It is certain that Rome, in her position as an Apostolic Church, had a very great authority during the first centuries, and Tertullian is right in calling her as a witness against the heretic to whom he said, “Thou hast Rome, whose authority is close at hand. Happy Church! to whom the Apostles gave all the doctrine with their blood!” (De Præscrip. c.xxxvi.) But cannot an Apostolic Church bear witness to the Faith against heresy without enjoying universal and divine authority?”
Joe: The Council of Jerusalem, as you know, was called to resolve the issue of whether, and to what extent, the gentile converts were subject to the requirements of the Jewish law regarding circumcision and the dietary laws. All the apostles and presbyters gather; several speak, including Peter. He arguably makes the most influential speech; the assembly falls silent at this speech. Nevertheless his speech doesn’t conclude the matter; Barnabas and Paul speak after him. Then James, bishop of Jerusalem, recounts all that has been said, and says “It is *my judgment*, therefore, that we ought not to cause God’s gentile converts any diificulties”. The Greek verb is “krino” which means final judgment or decision. He then goes on to give specific applications of the general principle he announces. The decision is issued in the name of the “apostles and presbyters”.
The clear import of Luke’s account is that of a *council* of bishops making the decision. Peter does not preside, he is one of several speakers. He does not chair the assembly, and he does not make the final decision. To the extent any make the final decision, it is James. There is no way this account can be squared with modern RC notions of papal supremacy. Absolutely none.
Gregorio: Joe is right on about Acts 15. It simply makes no sense on Roman Catholic papal principles of governance. Acts 15 is a model of conciliar decision-making, not of papal supremacy. Yet “Satis Cognitum” of Leo XIII says that papal supremacy was always known and accepted everywhere. That is just not true in Church history; it’s not the attitude of Basil toward the Westerners for heaven’s sake, nor of the north African fathers toward Rome when they forbade appeals to that church, nor the attitude of the saintly fathers of Constantinople I who drafted the canon raising Constantinople to next See after Rome, nor the attitude of the fathers of Constantinople II who held their council without the pope and excommunicated Pope Vigilius. The Roman model is certainly a powerful and compelling one. But it is just not true.
Someday Rome, shorn of overstated claims, will again hold primacy in honor and in love. Peter will convert…and then he will strengthen his brethren.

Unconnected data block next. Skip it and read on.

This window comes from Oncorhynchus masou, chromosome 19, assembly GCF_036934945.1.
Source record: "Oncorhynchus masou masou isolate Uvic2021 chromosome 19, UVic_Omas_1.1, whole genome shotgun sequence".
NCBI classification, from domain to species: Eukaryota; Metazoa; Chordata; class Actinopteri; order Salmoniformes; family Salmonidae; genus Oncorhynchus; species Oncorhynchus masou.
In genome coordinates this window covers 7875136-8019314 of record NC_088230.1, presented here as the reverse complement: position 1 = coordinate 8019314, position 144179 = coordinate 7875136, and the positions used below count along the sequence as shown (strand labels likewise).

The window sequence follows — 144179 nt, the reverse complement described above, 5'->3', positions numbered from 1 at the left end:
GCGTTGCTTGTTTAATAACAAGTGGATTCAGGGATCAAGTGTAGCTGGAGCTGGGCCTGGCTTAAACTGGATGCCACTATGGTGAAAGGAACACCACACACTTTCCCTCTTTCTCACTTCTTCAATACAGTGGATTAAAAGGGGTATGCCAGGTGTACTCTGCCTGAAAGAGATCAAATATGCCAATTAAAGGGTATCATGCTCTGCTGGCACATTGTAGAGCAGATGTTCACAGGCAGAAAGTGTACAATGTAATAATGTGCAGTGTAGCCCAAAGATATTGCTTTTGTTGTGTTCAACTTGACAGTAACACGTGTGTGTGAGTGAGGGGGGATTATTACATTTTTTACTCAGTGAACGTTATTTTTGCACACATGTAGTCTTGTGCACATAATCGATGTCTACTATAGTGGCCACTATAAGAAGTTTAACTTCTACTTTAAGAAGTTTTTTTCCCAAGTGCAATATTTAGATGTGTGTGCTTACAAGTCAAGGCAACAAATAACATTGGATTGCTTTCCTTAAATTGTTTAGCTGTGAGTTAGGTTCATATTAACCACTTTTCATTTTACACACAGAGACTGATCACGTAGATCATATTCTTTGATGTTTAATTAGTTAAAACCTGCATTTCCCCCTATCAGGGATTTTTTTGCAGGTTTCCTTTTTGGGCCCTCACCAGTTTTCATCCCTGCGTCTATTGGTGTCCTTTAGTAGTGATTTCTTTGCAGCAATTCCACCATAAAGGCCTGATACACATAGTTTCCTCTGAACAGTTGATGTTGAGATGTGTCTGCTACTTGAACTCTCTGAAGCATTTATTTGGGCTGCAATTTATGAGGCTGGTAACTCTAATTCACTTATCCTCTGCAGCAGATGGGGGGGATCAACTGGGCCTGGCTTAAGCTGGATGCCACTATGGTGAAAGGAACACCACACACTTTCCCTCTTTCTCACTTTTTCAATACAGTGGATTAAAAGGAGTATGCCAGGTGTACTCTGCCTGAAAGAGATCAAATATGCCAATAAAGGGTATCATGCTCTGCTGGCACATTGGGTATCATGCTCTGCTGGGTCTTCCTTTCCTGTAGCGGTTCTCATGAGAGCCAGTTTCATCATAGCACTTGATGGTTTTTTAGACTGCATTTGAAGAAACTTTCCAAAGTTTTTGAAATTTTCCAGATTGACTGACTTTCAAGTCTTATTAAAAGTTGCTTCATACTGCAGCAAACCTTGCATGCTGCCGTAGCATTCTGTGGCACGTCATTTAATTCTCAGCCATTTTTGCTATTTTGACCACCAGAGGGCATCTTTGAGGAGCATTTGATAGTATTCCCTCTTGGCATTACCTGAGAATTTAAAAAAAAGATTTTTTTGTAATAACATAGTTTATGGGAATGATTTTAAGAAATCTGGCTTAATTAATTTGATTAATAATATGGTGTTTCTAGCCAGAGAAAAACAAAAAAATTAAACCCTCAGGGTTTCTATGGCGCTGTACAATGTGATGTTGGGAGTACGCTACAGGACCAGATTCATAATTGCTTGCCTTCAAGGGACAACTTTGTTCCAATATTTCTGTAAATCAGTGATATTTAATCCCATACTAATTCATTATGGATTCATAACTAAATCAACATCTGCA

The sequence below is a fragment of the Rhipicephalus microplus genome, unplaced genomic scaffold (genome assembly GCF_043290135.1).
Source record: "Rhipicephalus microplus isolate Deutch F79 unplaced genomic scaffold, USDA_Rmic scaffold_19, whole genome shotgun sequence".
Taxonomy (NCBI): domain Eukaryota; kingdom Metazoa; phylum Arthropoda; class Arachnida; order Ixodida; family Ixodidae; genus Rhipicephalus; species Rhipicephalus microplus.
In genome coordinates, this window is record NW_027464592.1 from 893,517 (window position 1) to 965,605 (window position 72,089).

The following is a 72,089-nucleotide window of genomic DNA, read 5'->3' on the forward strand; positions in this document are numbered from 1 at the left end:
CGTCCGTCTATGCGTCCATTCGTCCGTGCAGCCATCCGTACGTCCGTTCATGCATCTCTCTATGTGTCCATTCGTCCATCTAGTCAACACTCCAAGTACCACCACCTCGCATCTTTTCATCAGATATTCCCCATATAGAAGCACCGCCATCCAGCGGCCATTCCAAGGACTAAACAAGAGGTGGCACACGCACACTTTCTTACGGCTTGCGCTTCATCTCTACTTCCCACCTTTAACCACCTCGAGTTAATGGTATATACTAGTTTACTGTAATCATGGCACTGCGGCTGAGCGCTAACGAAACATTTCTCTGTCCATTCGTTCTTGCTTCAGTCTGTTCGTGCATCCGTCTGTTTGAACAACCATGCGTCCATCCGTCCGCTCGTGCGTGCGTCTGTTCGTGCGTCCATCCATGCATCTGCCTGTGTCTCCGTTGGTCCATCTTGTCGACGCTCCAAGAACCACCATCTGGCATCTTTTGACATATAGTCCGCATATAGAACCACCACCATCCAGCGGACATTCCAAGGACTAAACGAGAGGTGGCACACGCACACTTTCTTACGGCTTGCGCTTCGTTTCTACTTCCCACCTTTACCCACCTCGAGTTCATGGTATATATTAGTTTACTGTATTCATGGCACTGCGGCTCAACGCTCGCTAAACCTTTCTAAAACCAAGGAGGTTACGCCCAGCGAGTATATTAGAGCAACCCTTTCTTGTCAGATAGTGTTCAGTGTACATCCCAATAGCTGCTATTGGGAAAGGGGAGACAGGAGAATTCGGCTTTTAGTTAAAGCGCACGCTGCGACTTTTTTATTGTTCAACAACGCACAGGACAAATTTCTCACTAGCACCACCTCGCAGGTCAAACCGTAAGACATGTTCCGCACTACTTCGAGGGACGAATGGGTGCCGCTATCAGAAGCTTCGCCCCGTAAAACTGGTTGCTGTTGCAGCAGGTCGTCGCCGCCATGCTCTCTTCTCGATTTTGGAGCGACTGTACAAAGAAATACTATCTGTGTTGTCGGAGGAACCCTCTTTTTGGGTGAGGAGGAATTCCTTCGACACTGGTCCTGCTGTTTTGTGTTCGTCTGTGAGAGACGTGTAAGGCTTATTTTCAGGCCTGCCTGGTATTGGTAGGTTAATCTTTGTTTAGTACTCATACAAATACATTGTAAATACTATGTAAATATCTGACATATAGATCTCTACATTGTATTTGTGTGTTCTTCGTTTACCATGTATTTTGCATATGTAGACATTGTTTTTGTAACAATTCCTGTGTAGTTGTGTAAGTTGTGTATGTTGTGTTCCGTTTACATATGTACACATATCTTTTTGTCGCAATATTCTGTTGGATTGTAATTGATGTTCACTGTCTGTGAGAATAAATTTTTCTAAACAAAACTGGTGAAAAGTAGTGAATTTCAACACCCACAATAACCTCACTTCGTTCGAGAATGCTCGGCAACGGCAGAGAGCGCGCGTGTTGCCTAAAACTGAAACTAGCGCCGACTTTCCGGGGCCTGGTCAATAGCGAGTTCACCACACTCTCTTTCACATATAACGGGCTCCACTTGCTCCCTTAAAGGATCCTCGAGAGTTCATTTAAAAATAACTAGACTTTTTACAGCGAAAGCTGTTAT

William Tighe: I do not have before me on of the books to which I referred above, *Jurisdiction in the Early Church* by Dom Gregory Dix, but in it he treats both the meaning of the Latin verb “convenire ad” in Irenaeus and demonstrates pretty conclusively that it cannot mean in the context “to have recourse to” but rather “to agree with” (as in the Pauline “Quod conventio Christi cum Belial”), just as the word “principalitas” must translate “archaiotates.” He also discusses the Council of Jerusalem and significance (or lack thereof) in the order of James’s and Peter’s addresses to it. It is worth perusing — but unfortunately it is long out-of-print.
Gregorio: But according to “Satis Cognitum”, there should be no difference in the reality of Papal supremacy, regardless of the chronological time. Leo calls Peter the “Master” of the Apostles and “vice-regent” of Christ, claiming that Peter exercised a “full and supreme” power of jurisdiction, “identical with that which Christ himself exercised over the Apostolic College”.
Leo XIII himself does not see that there has been any development in papal power; it simply was handed on whole and entire by Christ to Peter and his successors in Rome.
That being the case, is it “anachronistic” to suppose that the co-opting of Peter by James in Acts 15 is just a little bit strange according to papal principles? Why was it not the “vice-regent” of Christ who finally said “I judge” and who wrote the letter that would be sent out to instruct the Church in how to receive the Gentiles?
cathedraunitatis: Since this discussion has really gone off-topic, here’s the last comment on the Acts 15 issue – and because I own the blog, I’m going to be the last commenter!
I still think that it is anachronistic to read later ecclesiastical developments into Acts 15, no matter who is doing it (Catholics, Orthodox, or Protestants). As you recall, I was reacting against the rather simplistic statement that the Pentarchy has scriptural roots in Acts 15. I concede that it is perfectly legitimate to find in Acts 15 the foundation of the conciliar principle in the Church, but I still fail to see how it’s a “slamdunk” refutation of Petrine primacy.
Quite a bit of apologetic ink has been spilled over Acts 15. I have no interest in having all of the arguments regurgitated here. In my reading of Acts 15, what is important is that Peter, at the Apostolic Council, delivers the decisive testimony. That James, as the brother of the Lord and head of the extremely influential Jerusalem Church, presides at the Council, and announces his agreement with the position of Peter, presents no substantive problems to the Catholic understanding of Peter’s primacy, because Catholics don’t believe that the primacy has been exercised in the exact same way throughout the centuries.
The Catholic view is able to make a distinction between the substance or essence of the Petrine office, as willed by Christ, and the various ways throughout history in which the primacy has been exercised. The former is non-negotiable, while the latter is changeable and has changed quite a bit throughout the centuries.
So, no, I don’t think that it presents any insurmountable problem for the Catholic position. Catholics will fully concede that what was normal for the exercise of the primacy in the time of Leo XIII is very different from the way that Peter exercised his primacy at the Jerusalem Council of Acts 15. It’s only a “slamdunk” for those who wish to isolate Acts 15 from the rest of the New Testament data concerning Peter’s role, and who wish to conflate the substance of the Petrine office with its changeable historical forms.